It is said that depression results from a chemical imbalance in the brain and research suggests that depression doesn’t spring from simply having too much or too little of certain brain chemical. Instead, depression has many possible causes, including a faulty mood regulation by the brain, genetic factors, stressful life events and medical problems. It’s believed that a number of these forces join together to bring on depression. Many chemicals are involved, working both inside and outside nerve cells. There are billions of chemical reactions that make up the system that is responsible for your mood, perceptions, and how you experience life. Depression affects people in different ways and can cause a wide variety of symptoms. Psychological symptoms include; continuous low mood or sadness feeling hopeless and helpless having low self-esteem feeling guilt-ridden and tearful feeling irritable and intolerant of others having no motivation or interest in things you used to enjoy finding it difficult to make decisions and not getting any enjoyment out of life feeling anxious or worried having suicidal thoughts or thoughts of harming yourself
Many people with depression also struggle with physical symptoms, such as feeling constantly tired, sleeping badly, having no appetite and complaining of various aches and pains. The severity of the symptoms can vary. At its mildest, you may simply feel persistently low in spirit, while at its most severe depression can make you feel suicidal and that life is no longer worth living.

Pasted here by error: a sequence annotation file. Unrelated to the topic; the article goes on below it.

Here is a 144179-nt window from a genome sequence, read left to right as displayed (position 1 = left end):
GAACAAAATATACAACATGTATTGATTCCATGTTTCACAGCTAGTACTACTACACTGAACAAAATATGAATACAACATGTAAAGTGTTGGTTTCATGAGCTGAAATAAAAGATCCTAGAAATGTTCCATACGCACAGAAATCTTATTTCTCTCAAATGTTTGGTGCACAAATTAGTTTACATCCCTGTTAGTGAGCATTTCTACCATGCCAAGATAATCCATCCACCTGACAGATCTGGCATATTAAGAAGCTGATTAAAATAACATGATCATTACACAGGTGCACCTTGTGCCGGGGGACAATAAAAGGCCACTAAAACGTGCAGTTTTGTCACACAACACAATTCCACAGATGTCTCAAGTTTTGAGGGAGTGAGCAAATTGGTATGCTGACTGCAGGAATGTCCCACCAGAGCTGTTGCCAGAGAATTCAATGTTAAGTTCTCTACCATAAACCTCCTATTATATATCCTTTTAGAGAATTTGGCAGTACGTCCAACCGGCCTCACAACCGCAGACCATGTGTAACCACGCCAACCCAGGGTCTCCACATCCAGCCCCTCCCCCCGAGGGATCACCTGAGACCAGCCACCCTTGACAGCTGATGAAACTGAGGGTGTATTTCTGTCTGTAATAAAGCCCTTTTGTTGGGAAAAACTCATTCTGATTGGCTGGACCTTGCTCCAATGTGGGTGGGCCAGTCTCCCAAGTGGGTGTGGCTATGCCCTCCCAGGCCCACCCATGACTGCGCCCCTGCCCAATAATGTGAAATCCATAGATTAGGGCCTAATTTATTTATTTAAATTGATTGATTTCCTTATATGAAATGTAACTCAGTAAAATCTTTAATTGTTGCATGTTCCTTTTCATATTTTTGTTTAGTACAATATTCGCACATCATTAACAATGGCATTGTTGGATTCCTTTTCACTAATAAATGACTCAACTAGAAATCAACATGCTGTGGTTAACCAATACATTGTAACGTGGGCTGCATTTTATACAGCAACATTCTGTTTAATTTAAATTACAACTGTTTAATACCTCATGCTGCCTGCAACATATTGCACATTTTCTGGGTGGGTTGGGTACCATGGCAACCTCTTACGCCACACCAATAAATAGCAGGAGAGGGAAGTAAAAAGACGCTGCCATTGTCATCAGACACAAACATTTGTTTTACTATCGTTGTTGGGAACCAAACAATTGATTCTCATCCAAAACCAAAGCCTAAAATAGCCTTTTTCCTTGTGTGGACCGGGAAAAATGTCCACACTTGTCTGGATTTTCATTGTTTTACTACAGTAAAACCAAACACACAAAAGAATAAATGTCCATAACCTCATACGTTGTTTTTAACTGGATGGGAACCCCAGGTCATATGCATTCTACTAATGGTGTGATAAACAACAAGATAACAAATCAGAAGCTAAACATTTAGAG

One of the main themes that can be seen throughout Dickinson’s poetry is that of death and the grief it brings. It can be hard to distinguish between grief and depression as they share many of the same characteristics, but there are important differences between them. Grief is an entirely natural response to a loss, while depression is an illness. People who are grieving find their feelings of loss and sadness come and go, but they're still able to enjoy things and look forward to the future.
In contrast, people who are depressed have a constant feeling of sadness. They don't enjoy anything and find it hard to be positive about the future. Dickinson uses many poetic techniques to show the mental breakdown that is caused in the mind when suffering from clinical depression or other mental illnesses. For example in her poem, “After great Pain, a formal feeling comes” the final stanza suggests a time of heavy hurt or depression through the quotation “Hour of Lead”. This creates a heavy, dense feeling that is weighing the speaker down and preventing them to move forward, much like the symptoms of depression. The structure of this poem is generally looser than the others as the iambic meter fades in places and the line length ranges from diameter to pentameter. This disorderly pattern represents the disorder you feel in your mind when suffering from a mental illness. The haphazard rhyme scheme represents the lack of organisation and optimism that comes with depression and through this Dickinson is portraying a chaotic mind.
Dickinson’s influence from Ralph Waldo Emerson
Ralph Waldo Emerson, May 25, 1803 – April 27, 1882, was an American essayist, lecturer and poet, who led the Transcendentalist movement of the mid-19th century. He was seen as a champion of individualism and a critic of the pressures that affected the society of his time. Though Dickinson cannot be wholly deemed a transcendentalist, she can be said to have been influenced by Ralph Waldo Emerson. In 1850, she was given a copy of Emerson's first collection of poems. The poems all portray a style and subject resonant in Dickinson's poetry. Emerson's influence can be perceived in these poems, but a big difference between the two poets is that Dickinson does not attempt to be a beacon of change in the American world. She instead